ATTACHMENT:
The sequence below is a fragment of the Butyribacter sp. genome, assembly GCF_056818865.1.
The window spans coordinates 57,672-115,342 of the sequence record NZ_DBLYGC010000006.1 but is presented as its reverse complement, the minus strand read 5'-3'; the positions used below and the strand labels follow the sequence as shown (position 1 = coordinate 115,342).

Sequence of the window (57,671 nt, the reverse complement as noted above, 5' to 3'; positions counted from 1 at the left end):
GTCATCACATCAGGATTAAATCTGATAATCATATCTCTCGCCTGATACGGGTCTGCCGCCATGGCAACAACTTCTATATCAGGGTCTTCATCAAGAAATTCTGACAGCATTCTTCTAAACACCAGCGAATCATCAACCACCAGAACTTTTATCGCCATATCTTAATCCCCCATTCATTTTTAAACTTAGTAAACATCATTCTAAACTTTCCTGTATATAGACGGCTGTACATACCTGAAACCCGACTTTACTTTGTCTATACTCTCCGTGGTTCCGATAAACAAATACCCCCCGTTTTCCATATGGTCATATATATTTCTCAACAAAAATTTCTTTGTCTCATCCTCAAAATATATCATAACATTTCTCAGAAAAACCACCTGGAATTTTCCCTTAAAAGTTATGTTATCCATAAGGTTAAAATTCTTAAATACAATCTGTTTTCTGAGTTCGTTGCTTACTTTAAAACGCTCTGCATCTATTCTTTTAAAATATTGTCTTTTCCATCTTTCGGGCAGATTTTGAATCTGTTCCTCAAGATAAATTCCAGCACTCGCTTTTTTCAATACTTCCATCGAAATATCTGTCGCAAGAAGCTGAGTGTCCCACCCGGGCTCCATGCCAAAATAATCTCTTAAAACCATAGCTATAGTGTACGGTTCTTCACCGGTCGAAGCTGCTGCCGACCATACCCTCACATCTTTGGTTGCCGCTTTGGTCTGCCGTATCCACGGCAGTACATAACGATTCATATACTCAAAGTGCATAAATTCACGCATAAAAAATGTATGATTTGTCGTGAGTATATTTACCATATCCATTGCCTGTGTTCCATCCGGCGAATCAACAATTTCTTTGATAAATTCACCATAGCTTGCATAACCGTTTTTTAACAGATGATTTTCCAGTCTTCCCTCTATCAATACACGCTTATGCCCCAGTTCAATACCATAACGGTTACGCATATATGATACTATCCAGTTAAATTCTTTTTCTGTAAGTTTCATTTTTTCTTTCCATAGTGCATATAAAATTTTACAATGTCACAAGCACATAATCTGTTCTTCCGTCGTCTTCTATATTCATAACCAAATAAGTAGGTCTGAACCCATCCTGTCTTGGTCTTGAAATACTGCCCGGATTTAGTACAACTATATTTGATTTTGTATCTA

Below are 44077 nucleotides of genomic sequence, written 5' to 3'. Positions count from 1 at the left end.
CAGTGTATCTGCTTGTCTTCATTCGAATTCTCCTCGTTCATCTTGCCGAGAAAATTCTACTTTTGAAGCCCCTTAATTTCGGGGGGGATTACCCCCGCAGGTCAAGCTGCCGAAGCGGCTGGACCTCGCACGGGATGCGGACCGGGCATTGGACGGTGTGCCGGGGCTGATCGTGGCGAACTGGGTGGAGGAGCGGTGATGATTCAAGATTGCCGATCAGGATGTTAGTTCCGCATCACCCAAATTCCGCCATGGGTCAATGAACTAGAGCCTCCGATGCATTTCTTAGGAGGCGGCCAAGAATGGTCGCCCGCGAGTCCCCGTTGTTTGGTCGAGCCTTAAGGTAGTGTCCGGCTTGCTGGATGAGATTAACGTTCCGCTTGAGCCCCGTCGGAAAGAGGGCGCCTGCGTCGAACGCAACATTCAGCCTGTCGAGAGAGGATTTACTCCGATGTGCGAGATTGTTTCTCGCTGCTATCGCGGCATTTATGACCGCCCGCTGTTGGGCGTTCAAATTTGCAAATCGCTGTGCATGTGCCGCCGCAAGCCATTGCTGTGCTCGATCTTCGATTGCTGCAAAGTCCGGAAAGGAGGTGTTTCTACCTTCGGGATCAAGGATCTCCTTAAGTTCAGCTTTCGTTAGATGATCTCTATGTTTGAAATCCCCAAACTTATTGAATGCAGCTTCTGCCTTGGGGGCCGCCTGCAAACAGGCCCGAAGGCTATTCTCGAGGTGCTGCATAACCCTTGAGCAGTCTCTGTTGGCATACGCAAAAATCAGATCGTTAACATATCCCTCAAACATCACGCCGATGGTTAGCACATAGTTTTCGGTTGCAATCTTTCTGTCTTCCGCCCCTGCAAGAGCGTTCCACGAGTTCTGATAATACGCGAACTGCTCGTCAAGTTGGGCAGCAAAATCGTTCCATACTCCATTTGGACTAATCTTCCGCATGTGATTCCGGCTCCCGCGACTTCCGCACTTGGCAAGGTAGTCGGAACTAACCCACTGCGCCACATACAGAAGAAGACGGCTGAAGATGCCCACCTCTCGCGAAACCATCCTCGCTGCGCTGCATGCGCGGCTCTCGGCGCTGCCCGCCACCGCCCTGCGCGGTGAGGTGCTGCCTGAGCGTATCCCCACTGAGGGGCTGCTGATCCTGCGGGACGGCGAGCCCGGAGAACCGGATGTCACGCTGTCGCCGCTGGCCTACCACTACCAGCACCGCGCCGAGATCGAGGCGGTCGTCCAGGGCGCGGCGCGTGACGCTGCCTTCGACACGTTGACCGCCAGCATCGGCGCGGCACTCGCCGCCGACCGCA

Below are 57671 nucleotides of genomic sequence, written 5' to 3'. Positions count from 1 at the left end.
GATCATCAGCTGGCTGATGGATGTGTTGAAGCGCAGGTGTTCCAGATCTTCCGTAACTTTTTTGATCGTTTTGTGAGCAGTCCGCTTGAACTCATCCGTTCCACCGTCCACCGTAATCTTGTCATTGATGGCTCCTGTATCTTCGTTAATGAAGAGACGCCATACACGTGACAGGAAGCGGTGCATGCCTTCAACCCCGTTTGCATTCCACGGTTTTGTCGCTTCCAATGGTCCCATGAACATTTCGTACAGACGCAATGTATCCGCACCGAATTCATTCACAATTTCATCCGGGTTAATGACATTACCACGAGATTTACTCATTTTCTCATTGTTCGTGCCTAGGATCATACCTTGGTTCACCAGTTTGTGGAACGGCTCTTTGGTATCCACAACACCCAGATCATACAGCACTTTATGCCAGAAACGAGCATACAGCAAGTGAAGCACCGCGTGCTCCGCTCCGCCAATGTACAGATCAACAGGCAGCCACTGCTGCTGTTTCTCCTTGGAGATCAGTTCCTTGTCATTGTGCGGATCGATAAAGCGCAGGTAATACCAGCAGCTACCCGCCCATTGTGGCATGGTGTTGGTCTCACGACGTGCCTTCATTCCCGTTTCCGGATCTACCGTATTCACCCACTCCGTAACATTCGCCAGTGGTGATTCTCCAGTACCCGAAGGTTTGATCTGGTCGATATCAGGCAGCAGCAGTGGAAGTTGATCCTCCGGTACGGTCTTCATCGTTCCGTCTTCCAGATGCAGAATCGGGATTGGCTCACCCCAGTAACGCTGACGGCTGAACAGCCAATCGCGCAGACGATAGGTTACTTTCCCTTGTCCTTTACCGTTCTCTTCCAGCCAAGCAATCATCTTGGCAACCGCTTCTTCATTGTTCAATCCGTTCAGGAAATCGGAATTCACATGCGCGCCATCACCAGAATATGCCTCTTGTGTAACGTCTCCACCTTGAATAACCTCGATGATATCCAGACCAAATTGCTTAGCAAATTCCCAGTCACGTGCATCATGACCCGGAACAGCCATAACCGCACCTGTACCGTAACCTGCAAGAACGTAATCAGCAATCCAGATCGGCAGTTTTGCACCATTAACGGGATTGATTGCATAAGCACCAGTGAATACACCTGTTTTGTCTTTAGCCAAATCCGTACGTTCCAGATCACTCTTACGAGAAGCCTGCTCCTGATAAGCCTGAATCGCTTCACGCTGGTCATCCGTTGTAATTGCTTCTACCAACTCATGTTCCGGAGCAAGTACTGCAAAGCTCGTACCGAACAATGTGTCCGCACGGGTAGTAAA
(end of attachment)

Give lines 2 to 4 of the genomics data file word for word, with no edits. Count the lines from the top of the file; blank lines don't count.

The window spans coordinates 57,672-115,342 of the sequence record NZ_DBLYGC010000006.1 but is presented as its reverse complement, the minus strand read 5'-3'; the positions used below and the strand labels follow the sequence as shown (position 1 = coordinate 115,342).

Sequence of the window (57,671 nt, the reverse complement as noted above, 5' to 3'; positions counted from 1 at the left end):
GTCATCACATCAGGATTAAATCTGATAATCATATCTCTCGCCTGATACGGGTCTGCCGCCATGGCAACAACTTCTATATCAGGGTCTTCATCAAGAAATTCTGACAGCATTCTTCTAAACACCAGCGAATCATCAACCACCAGAACTTTTATCGCCATATCTTAATCCCCCATTCATTTTTAAACTTAGTAAACATCATTCTAAACTTTCCTGTATATAGACGGCTGTACATACCTGAAACCCGACTTTACTTTGTCTATACTCTCCGTGGTTCCGATAAACAAATACCCCCCGTTTTCCATATGGTCATATATATTTCTCAACAAAAATTTCTTTGTCTCATCCTCAAAATATATCATAACATTTCTCAGAAAAACCACCTGGAATTTTCCCTTAAAAGTTATGTTATCCATAAGGTTAAAATTCTTAAATACAATCTGTTTTCTGAGTTCGTTGCTTACTTTAAAACGCTCTGCATCTATTCTTTTAAAATATTGTCTTTTCCATCTTTCGGGCAGATTTTGAATCTGTTCCTCAAGATAAATTCCAGCACTCGCTTTTTTCAATACTTCCATCGAAATATCTGTCGCAAGAAGCTGAGTGTCCCACCCGGGCTCCATGCCAAAATAATCTCTTAAAACCATAGCTATAGTGTACGGTTCTTCACCGGTCGAAGCTGCTGCCGACCATACCCTCACATCTTTGGTTGCCGCTTTGGTCTGCCGTATCCACGGCAGTACATAACGATTCATATACTCAAAGTGCATAAATTCACGCATAAAAAATGTATGATTTGTCGTGAGTATATTTACCATATCCATTGCCTGTGTTCCATCCGGCGAATCAACAATTTCTTTGATAAATTCACCATAGCTTGCATAACCGTTTTTTAACAGATGATTTTCCAGTCTTCCCTCTATCAATACACGCTTATGCCCCAGTTCAATACCATAACGGTTACGCATATATGATACTATCCAGTTAAATTCTTTTTCTGTAAGTTTCATTTTTTCTTTCCATAGTGCATATAAAATTTTACAATGTCACAAGCACATAATCTGTTCTTCCGTCGTCTTCTATATTCATAACCAAATAAGTAGGTCTGAACCCATCCTGTCTTGGTCTTGAAATACTGCCCGGATTTAGTACAACTATATTTGATTTTGTATCTA